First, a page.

Tuesday, July 28, 2015

Are we herding cats or a climbing team?

I have been thinking this summer about the work we do together with teachers, wondering what metaphor we can adequately use to describe it.

Recently, I have written about the boot camp metaphor. Another metaphor I have repeatedly heard through the years is one about herding cats usually accompanied by this video. I've always been uncomfortable with this metaphor. It essentially communicated a rivalry, one person the lone cowboy/cowgirl trying to herd a group of individualistic animals that do not want to go. The herding cats metaphor must go because it does not recognize the expertise and capacity of teachers. Instead of herding we should be leading, guiding and showing the way.

In searching for a metaphor, I reached mountain climbing teams. It is a metaphor that works for me to describe what we do as educators and what we do in TechEDGE. Just to be clear, I am not a mountain climbing fanatic. In fact, I am quite wary of heights. What I've read and watched led me to a perception of what mountain climbing might be, and it is this perception that guides this post.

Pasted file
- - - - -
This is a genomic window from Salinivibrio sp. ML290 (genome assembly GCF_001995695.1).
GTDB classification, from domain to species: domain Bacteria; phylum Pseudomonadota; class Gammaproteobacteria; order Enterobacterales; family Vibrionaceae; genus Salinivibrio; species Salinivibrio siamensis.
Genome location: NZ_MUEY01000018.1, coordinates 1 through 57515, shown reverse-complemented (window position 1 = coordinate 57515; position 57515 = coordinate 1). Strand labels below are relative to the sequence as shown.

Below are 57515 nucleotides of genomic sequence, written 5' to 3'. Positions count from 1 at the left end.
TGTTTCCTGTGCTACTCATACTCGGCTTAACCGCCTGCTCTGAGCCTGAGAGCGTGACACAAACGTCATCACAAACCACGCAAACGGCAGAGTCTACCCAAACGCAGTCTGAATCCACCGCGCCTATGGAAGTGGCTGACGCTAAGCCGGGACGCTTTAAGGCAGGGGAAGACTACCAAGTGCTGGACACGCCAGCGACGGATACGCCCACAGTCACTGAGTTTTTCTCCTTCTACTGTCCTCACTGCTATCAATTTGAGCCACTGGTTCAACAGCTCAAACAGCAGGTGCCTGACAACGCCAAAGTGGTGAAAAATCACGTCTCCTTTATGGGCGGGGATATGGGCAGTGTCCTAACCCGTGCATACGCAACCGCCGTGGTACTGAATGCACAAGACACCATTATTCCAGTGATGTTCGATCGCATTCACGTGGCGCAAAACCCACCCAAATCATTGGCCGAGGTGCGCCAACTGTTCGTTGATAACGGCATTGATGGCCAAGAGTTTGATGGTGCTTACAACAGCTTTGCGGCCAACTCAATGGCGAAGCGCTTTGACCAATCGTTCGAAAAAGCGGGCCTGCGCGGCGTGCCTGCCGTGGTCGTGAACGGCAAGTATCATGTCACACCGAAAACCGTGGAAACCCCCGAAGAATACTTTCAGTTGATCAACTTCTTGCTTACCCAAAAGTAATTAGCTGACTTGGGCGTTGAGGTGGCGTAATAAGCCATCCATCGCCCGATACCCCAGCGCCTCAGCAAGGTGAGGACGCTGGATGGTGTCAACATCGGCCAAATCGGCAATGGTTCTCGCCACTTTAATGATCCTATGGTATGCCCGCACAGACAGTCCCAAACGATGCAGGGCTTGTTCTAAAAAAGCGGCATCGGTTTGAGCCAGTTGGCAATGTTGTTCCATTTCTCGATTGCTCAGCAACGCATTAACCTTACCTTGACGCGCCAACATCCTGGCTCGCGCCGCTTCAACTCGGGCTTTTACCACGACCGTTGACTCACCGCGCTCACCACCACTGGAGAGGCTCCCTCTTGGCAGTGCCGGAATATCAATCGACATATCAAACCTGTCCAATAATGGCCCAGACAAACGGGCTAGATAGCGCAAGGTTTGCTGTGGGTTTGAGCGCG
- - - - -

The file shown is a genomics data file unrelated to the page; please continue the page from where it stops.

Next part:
When I work with teachers we go on a journey together. This journey is much like climbing mountains:

Goals: Each journey has a goal, a peak. But once a team reaches the peak there are many others that suddenly look possible.

Teams: Each team has its personality. We work together to define goals and divide the tasks. We get to know each other well, creating a friendship stemming from shared experiences. We support each other since we are all tethered. There are pitfalls and many moments we just want to get off the mountain. Only when we work together, supporting and motivating each other can we make it to the top.

Leadership: I serve as a guide, I know this and other mountains more than many so I can support the climb. I sometimes lead but many other times I just sit back and let others lead, gain confidence until some of them go ahead and lead their own expeditions.

Work ethic: Climb one mountain at a time. It is arduous at times, exhilarating at others. The important lesson is to reach the goal and look down on the path you took. It makes a lot more sense than mountain hopping, where each school year you start on a new mountain before you finished climbing the last one.

Emotions: Every mountain inspires fear and excitement. Those are not mutually exclusive but instead both useful. Excitement motivates while fear keeps us from attempting things we should not. At the same time, those two must be in balance. Too much fear and we never attempt the climb, too much excitement, and we all tumble down.

It is important to remember to document the path and the achievement. Most of all it is important to celebrate once we reach the top. Not because we are done, because we have accomplished something significant.

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